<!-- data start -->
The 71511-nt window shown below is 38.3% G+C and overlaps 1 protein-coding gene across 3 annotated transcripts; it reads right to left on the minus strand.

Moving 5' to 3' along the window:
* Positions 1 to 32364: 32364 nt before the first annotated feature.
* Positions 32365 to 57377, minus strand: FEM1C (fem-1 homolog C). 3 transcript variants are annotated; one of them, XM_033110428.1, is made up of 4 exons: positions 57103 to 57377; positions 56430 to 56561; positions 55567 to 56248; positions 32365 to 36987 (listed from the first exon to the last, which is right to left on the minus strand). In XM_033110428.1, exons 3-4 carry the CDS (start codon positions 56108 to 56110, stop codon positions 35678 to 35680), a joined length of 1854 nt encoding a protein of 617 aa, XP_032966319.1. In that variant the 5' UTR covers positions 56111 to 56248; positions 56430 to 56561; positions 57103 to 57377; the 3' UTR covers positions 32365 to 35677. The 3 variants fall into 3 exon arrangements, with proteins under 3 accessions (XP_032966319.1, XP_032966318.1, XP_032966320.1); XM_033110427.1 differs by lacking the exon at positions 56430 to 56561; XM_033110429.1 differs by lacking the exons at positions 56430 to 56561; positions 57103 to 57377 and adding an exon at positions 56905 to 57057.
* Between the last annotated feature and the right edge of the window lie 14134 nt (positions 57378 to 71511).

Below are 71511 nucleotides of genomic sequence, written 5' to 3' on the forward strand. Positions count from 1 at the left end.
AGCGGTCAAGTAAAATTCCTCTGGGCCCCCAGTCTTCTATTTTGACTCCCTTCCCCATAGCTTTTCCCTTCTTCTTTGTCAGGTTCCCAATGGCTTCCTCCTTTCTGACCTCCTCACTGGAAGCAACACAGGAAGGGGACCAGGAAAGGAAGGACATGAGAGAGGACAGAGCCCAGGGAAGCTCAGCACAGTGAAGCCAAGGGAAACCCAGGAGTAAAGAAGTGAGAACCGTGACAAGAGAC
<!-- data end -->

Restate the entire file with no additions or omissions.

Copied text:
The 71511-nt window shown below is 38.3% G+C and overlaps 1 protein-coding gene across 3 annotated transcripts; it reads right to left on the minus strand.

Moving 5' to 3' along the window:
* Positions 1 to 32364: 32364 nt before the first annotated feature.
* Positions 32365 to 57377, minus strand: FEM1C (fem-1 homolog C). 3 transcript variants are annotated; one of them, XM_033110428.1, is made up of 4 exons: positions 57103 to 57377; positions 56430 to 56561; positions 55567 to 56248; positions 32365 to 36987 (listed from the first exon to the last, which is right to left on the minus strand). In XM_033110428.1, exons 3-4 carry the CDS (start codon positions 56108 to 56110, stop codon positions 35678 to 35680), a joined length of 1854 nt encoding a protein of 617 aa, XP_032966319.1. In that variant the 5' UTR covers positions 56111 to 56248; positions 56430 to 56561; positions 57103 to 57377; the 3' UTR covers positions 32365 to 35677. The 3 variants fall into 3 exon arrangements, with proteins under 3 accessions (XP_032966319.1, XP_032966318.1, XP_032966320.1); XM_033110427.1 differs by lacking the exon at positions 56430 to 56561; XM_033110429.1 differs by lacking the exons at positions 56430 to 56561; positions 57103 to 57377 and adding an exon at positions 56905 to 57057.
* Between the last annotated feature and the right edge of the window lie 14134 nt (positions 57378 to 71511).

Below are 71511 nucleotides of genomic sequence, written 5' to 3' on the forward strand. Positions count from 1 at the left end.
AGCGGTCAAGTAAAATTCCTCTGGGCCCCCAGTCTTCTATTTTGACTCCCTTCCCCATAGCTTTTCCCTTCTTCTTTGTCAGGTTCCCAATGGCTTCCTCCTTTCTGACCTCCTCACTGGAAGCAACACAGGAAGGGGACCAGGAAAGGAAGGACATGAGAGAGGACAGAGCCCAGGGAAGCTCAGCACAGTGAAGCCAAGGGAAACCCAGGAGTAAAGAAGTGAGAACCGTGACAAGAGAC